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Thoughts on Self-Publishing my First Novel

After several years of false starts, I just self-published my first romance novel, Heartbroken Heights. The ebook is available now on Amazon for purchase or borrowing through Kindle Unlimited, and free advance review copies are available on Booksprout for a limited time only.

You know, I thought I would feel relieved after I published my book. Writing it took me way longer than it should have. Editing was a slow and frustrating process. Designing the cover took hours of messing around with different images and ideas, and I still don’t love what I ended up with—I definitely should have hired someone to design it for me, but I was determined to handle everything alone for this first book.

I should be relieved. However, I’m starting to realize that I feel just as jittery and nervous-excited as before. Jittery because I know I need to find more ways to market my book, and nervous-excited because while I’m excited to have published a book, I’m nervous that my book won’t do well.

The result of jittery and nervous-excited is that I’m having trouble focusing on my next projects. I’m still in Heartbroken-Heights mode when I need to switch gears and move to next-book-here-we-come mode. However, I’m going to humor myself a little longer and talk about a couple things I learned over the course of getting this book published.

Don’t worry about what other people are going to think! I don’t mean that you shouldn’t keep your audience in mind. Absolutely do that. I do mean that you shouldn’t let the fear of your family or friends reading your romance novels stop you from writing them. Heartbroken Heights was originally supposed to be a sexy, steamy Delilah Miller novel, but I changed my mind partway through, cost myself a lot of time and kept it clean instead. Write what you want!

Check your Amazon novel description for HTML formatting! I’m pretty decent with HTML, so I decided I would be cute and smart and skip the formatting check. As a result, there’s one blank line where I don’t want a blank line. There are tons of free online HTML editors where you can paste your description and see it as it will appear once published. If you see something you want to fix after you publish (like a blank line…), you have to go through the entire process of resubmitting your novel’s information and Amazon has to verify it again. Don’t be cute and smart like me.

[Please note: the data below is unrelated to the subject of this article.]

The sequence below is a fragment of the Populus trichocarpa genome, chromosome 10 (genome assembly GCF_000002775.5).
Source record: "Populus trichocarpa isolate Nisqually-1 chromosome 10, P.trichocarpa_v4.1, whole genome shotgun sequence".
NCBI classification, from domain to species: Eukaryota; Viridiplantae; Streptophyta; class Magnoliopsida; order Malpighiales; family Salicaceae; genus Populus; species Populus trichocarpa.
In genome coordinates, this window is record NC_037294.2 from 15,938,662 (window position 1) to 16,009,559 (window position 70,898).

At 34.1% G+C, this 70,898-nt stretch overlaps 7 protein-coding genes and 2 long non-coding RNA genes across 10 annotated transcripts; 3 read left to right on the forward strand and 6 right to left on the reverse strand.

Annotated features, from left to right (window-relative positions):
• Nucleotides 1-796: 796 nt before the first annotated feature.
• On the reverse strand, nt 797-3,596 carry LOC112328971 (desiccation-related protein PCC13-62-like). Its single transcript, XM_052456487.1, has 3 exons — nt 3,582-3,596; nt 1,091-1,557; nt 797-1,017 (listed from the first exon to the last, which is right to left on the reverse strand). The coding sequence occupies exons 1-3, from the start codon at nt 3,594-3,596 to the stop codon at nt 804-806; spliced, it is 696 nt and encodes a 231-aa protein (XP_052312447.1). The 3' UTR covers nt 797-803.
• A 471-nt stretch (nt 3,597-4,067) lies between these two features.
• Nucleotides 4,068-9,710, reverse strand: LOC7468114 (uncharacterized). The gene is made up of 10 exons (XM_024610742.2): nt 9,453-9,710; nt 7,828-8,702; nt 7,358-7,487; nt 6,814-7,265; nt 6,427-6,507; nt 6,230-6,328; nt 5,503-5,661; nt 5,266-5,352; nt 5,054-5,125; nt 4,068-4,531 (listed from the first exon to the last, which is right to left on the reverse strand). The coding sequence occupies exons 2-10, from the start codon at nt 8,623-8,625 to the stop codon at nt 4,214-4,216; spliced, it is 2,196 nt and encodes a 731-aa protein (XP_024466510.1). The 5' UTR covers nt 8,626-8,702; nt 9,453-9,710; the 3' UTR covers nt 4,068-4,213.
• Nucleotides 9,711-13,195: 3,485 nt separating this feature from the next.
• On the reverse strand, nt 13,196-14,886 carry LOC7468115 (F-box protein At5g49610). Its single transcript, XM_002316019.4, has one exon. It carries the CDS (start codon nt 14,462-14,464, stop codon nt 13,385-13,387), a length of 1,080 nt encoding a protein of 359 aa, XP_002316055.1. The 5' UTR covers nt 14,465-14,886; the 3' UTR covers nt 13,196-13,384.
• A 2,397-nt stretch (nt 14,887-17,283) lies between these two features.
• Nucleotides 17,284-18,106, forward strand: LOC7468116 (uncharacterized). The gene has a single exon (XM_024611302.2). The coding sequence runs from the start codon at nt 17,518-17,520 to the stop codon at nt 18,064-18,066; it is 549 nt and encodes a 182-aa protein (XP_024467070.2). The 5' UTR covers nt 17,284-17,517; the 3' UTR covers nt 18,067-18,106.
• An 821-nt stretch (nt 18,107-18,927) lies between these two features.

Amazon’s up-to-72-hour reviewing process may not take 72 hours. I knew that, but I didn’t know that my novel would be made available for purchase less than three hours after I submitted it. That came as a surprise, and it threw off my already-tentative marketing strategy. I still don’t know what determines how quickly a novel hits Amazon’s digital bookshelves. I also can’t remember for the life of me if there was an option to delay publishing until a specific date after the book was approved. If anyone has any insight, I would love to hear it!

Keywords? Keywords? Keywords were something I hadn’t realized were a part of publishing a novel through Kindle Direct Publishing. I thought the friendly little algorithm working behind the scenes to deliver the best search results to readers relied on the title, subtitle and description of a novel alone. I was incorrect. KDP lets you choose up to seven key words. It might seem like a small thing to mention here, but it was one more surprise in a series of surprises, and it set me back half an hour or so.

You’ll have to choose whether or not to enroll your novel in KDP Select. I also knew this, but there’s so much to think about when self-publishing a book that I forgot about it. I chose to enroll my novel in KDP Select and take advantage of the benefits. In the future, I may change my mind. If you don’t know how KDP Select works, this is the blog post I read to help me make my decision. It has a lovely, concise explanation of the program and why it may or may not work for you.

Think about your chapters’ word counts. I like to write and read long chapters (long in this instance being 2500-3000 words), but not everyone does. After I finished writing my book, I was clicking around Amazon and looking at different romance ebooks, and I noticed that many have very short chapters—around 1000-1500 words, maybe. Books can have the same number of words, but radically different numbers of chapters. Which is better? Do attention spans play a part? I don’t know yet, but it’s something I know that I have to think about moving forward.

These are just a few of the little things I learned during the process of publishing my book. They are in no particular order and they aren’t meant to be a complete list (or any list, really). They are just things that struck me as I went through the process, and hopefully one them helped you or even just got you thinking!

Looking for ARC readers!

Do you like to read romance? Do you like free books? We may be able to help each other! I’m looking for people to be part of my advance review team. You get free copies of my new releases in exchange for honest reviews. If you’re interested, email me at !


Published by Dale Franks

Author, ghostwriter, blogger, freelancer

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